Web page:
Date of Award

Summer 2017

Degree Type

Non-Thesis Project

Degree Name

Master of Science (MS)



Committee Chair

Chris Gammons

First Advisor

Glenn Shaw

Second Advisor

Alan English


This study was conducted to identify environmental tracers using water chemistry and stable isotopes in the Moulton Road area adjacent to the Yankee Doodle tailings impoundment north of Butte, Montana. The water level of the tailings lake is being raised as tailings slurry is pumped up to the impoundment, and numerous residential wells are located in close proximity. Although it has an alkaline pH (> 9), the water in the tailings lake is much higher in some chemical constituents than the wells and some of these constituents could be used as tracers to determine if lake water is migrating out of the impoundment due to the rising level. Tracers examined in this study include the O- and H-isotopic composition of water and the concentration and S- and Oisotopic compositions of dissolved sulfate. Although water in the tailings lake is partly evaporated, the contrast between the isotopic signature of the lake and the groundwater wells is relatively small, making it a less powerful tracer. On the other hand, sulfate concentrations are more than an order of magnitude higher in the lake than in the groundwater. Whereas the Sisotope compositions of dissolved sulfate in lake and groundwater samples are similar, the Oisotope compositions of sulfate for the two end members are very different (-2.8 and -14.0 ‰, respectively). A conservative mass balance model was used to predict changes in the concentration and isotopic composition of sulfate in background groundwater as water sourced from the tailings lake is mixed in. As little as 5% mixing of lake water is enough to cause a substantial shift in the δ18O of dissolved sulfate in a long-term groundwater monitoring well.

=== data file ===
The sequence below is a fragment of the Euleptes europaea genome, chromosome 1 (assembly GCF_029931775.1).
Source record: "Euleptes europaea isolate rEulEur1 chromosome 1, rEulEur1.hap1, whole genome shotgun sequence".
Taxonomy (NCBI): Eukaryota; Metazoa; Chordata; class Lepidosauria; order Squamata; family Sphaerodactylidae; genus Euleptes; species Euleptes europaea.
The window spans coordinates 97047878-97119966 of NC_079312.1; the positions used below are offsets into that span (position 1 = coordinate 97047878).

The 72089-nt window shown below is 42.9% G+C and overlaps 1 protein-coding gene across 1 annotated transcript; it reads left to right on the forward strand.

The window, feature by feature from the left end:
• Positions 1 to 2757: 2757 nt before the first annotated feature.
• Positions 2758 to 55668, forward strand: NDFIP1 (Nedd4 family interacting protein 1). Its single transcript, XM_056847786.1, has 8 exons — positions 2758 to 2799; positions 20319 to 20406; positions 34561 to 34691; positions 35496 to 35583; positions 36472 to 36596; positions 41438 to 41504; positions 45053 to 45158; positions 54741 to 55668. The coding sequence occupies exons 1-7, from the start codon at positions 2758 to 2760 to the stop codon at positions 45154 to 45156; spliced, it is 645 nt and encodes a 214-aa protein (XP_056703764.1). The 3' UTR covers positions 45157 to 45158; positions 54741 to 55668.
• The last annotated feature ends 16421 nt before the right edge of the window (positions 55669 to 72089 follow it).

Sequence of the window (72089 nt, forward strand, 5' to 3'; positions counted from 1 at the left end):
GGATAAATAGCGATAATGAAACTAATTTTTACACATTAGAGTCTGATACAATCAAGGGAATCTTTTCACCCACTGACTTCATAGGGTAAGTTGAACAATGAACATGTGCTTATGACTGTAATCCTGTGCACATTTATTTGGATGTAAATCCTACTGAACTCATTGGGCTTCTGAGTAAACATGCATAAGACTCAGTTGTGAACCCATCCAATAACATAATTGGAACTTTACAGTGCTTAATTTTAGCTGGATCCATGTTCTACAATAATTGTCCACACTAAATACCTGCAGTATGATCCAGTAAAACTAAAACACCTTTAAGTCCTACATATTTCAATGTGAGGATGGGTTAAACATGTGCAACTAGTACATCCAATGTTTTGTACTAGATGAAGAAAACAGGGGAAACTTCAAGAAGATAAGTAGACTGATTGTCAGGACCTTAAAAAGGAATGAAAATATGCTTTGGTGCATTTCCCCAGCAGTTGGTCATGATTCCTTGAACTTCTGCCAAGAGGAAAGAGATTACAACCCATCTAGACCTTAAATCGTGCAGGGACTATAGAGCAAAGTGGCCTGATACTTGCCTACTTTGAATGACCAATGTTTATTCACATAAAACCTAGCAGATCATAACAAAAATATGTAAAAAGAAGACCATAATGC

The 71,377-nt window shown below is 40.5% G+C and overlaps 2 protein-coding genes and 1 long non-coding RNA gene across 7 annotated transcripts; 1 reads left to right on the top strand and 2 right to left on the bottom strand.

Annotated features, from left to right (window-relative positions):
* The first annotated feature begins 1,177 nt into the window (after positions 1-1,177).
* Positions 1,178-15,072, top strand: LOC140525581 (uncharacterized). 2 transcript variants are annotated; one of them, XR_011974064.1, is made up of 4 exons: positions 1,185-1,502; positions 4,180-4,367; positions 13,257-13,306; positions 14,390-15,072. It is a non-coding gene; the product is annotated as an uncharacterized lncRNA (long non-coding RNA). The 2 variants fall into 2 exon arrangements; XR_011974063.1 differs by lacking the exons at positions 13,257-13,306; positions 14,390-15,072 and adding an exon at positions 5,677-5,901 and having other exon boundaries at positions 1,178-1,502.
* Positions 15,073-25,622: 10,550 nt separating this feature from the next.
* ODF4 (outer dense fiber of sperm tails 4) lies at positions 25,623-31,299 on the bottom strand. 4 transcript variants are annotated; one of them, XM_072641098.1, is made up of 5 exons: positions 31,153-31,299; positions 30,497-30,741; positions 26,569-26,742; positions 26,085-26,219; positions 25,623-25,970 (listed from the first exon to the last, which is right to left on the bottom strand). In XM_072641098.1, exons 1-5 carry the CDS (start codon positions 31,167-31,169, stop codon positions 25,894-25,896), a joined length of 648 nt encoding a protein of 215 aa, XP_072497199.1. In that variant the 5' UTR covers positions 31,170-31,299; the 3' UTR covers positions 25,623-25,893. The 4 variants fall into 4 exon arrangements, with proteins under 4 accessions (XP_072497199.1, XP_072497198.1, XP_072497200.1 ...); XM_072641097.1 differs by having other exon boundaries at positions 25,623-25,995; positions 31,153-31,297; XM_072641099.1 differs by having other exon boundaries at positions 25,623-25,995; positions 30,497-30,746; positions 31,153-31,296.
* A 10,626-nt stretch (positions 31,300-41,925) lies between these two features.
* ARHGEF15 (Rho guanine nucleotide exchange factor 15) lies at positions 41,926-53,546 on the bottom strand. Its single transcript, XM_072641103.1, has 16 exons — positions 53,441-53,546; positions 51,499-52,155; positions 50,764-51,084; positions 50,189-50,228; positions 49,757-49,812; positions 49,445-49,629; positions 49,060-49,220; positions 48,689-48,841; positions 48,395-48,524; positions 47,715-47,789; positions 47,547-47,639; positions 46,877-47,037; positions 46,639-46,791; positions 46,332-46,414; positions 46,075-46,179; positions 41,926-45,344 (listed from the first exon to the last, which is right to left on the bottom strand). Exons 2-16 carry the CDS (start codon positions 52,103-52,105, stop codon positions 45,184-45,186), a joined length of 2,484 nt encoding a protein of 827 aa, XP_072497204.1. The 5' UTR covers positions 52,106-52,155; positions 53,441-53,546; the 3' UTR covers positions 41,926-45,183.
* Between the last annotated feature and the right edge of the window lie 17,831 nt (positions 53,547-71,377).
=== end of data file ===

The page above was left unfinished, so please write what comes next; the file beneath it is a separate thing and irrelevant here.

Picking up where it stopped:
This study also reports new data on the geochemistry of the active tailings slurry, the shallow sediment in the tailings lake, and the shallow sediment pore water of the lake. Acid-base accounting tests show that the solid fraction of the tailings slurry is net acidic, and will generate acid leachate if allowed to completely oxidize. The shallow sediment in the lake is also net acidic, but has somewhat higher neutralization potential compared to the slurry due to precipitation of calcite in the lake. Results from sediment pore water samplers (peepers) and piezometers show very little change in the chemistry of the pore water as the sediment is buried, at least to a depth of 8 feet. Vertical gradients in the pore waters are directed upwards, consistent with an increase in pore-water pressure as the tailings sediments consolidate.

Based on the results of this study it is recommended that δ18O-sulfate should be added to the list of analytes obtained from long-term monitoring wells in the Moulton Road area. This parameter is the most powerful tracer of potential mixing of lake water and background groundwater.


A non-thesis research paper submitted in partial fulfillment of the requirements for the degree of Masters of Science in: Geosciences: Hydrogeological Engineering Option